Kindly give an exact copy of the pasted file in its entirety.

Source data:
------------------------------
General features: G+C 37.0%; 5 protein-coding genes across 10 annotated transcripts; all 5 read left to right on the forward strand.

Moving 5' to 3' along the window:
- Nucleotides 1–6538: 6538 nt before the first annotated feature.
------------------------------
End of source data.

General features: G+C 37.0%; 5 protein-coding genes across 10 annotated transcripts; all 5 read left to right on the forward strand.

Moving 5' to 3' along the window:
- Nucleotides 1–6538: 6538 nt before the first annotated feature.